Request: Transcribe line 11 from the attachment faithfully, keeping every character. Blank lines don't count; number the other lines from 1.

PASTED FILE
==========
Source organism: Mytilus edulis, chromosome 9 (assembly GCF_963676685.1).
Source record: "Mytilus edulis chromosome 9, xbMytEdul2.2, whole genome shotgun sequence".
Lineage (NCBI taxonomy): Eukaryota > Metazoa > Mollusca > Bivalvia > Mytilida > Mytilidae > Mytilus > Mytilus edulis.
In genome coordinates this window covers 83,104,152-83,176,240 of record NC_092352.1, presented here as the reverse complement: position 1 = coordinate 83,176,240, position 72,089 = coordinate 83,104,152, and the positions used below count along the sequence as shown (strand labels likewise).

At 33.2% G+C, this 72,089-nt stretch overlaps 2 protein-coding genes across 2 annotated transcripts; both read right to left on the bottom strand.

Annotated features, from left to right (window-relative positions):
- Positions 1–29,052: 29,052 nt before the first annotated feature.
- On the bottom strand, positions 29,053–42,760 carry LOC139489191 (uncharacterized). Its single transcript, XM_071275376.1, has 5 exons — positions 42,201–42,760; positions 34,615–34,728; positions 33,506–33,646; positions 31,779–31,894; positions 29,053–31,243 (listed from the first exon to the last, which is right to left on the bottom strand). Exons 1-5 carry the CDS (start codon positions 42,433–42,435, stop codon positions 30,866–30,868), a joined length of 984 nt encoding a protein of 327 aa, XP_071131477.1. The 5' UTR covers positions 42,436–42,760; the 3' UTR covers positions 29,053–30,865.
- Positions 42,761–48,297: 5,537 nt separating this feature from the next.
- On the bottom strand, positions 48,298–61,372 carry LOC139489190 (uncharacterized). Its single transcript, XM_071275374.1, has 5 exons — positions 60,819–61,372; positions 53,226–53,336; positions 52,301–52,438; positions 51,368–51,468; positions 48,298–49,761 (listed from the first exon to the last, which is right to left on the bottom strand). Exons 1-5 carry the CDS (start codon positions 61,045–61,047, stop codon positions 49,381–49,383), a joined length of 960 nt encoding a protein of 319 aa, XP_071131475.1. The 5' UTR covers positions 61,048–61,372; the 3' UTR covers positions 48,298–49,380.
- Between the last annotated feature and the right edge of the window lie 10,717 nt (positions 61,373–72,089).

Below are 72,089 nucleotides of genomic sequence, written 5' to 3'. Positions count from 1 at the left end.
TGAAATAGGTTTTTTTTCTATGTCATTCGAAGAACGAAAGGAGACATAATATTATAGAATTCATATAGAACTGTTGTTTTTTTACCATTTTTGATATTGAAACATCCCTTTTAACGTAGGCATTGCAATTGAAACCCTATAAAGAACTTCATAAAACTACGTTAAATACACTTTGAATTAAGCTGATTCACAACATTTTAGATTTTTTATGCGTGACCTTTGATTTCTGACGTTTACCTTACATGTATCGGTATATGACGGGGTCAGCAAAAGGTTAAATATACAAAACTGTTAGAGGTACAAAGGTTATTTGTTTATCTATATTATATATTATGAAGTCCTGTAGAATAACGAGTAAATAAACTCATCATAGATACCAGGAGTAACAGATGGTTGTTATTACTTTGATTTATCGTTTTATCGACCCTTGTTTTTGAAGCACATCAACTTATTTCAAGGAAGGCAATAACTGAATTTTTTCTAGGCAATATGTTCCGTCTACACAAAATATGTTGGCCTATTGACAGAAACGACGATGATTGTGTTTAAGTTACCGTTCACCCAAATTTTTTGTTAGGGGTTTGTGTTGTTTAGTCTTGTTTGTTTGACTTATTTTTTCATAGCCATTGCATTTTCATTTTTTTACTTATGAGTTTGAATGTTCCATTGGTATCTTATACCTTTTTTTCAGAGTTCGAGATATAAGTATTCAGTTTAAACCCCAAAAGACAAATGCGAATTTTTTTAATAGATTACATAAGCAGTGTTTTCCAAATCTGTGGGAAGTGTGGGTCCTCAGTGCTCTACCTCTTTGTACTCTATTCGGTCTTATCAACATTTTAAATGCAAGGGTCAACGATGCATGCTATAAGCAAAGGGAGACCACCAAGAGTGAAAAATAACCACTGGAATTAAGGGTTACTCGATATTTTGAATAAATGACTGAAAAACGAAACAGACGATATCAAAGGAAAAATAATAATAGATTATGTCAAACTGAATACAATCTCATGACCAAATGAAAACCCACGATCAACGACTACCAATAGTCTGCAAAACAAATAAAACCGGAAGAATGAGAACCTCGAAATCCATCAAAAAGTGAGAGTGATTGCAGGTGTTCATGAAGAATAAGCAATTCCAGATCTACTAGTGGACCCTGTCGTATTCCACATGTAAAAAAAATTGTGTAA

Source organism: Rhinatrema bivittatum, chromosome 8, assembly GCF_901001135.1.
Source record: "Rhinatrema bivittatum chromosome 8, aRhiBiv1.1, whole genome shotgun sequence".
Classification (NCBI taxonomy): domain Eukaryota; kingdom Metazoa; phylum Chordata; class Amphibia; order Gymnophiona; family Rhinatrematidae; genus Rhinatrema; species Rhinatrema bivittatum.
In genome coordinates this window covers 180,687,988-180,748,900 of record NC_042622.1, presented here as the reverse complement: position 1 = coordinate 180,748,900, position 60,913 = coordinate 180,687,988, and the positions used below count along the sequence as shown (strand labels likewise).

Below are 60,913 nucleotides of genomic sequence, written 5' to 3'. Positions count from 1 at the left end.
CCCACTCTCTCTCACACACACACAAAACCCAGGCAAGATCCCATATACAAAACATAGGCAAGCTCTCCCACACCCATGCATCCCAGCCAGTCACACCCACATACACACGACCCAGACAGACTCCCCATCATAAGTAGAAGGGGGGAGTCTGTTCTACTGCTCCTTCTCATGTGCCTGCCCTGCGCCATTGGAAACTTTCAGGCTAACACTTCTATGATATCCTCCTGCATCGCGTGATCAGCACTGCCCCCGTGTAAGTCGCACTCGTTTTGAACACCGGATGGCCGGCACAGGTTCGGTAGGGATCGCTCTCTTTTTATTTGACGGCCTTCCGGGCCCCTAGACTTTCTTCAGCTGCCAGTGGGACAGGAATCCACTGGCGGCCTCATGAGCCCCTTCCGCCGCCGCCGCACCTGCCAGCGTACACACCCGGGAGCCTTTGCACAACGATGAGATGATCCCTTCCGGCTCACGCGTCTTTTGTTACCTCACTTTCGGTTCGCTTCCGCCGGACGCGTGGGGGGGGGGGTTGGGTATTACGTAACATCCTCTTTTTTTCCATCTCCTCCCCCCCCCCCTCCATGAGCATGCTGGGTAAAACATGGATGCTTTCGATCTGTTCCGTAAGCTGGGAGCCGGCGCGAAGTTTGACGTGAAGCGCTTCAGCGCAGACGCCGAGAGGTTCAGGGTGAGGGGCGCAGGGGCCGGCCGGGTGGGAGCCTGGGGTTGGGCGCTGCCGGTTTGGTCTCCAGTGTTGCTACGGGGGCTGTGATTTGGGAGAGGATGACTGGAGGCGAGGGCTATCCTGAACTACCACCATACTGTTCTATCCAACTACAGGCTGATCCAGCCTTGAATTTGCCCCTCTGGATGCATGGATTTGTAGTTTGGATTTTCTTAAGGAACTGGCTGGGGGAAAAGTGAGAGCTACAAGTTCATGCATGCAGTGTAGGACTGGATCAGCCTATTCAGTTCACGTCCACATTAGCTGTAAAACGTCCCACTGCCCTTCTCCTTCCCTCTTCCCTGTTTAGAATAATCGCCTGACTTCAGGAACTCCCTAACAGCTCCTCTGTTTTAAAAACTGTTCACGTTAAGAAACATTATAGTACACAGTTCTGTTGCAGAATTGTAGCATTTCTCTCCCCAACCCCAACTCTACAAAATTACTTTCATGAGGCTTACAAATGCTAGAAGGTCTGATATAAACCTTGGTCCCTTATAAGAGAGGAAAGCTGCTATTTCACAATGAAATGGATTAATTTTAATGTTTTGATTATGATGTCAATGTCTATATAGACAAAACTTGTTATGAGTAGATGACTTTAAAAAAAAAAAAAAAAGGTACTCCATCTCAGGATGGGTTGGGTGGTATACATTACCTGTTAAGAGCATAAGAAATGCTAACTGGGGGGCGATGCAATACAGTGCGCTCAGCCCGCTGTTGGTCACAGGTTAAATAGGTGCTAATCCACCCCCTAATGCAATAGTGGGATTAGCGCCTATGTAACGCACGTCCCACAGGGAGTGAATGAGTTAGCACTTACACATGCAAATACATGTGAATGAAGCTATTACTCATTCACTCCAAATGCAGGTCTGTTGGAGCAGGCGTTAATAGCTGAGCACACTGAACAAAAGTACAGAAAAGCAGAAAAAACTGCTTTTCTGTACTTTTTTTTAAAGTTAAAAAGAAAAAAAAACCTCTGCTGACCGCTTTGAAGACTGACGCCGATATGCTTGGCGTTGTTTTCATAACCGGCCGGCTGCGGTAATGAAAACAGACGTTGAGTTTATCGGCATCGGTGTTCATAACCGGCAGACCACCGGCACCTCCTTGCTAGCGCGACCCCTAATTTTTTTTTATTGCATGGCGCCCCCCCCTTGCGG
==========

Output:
- Between the last annotated feature and the right edge of the window lie 10,717 nt (positions 61,373–72,089).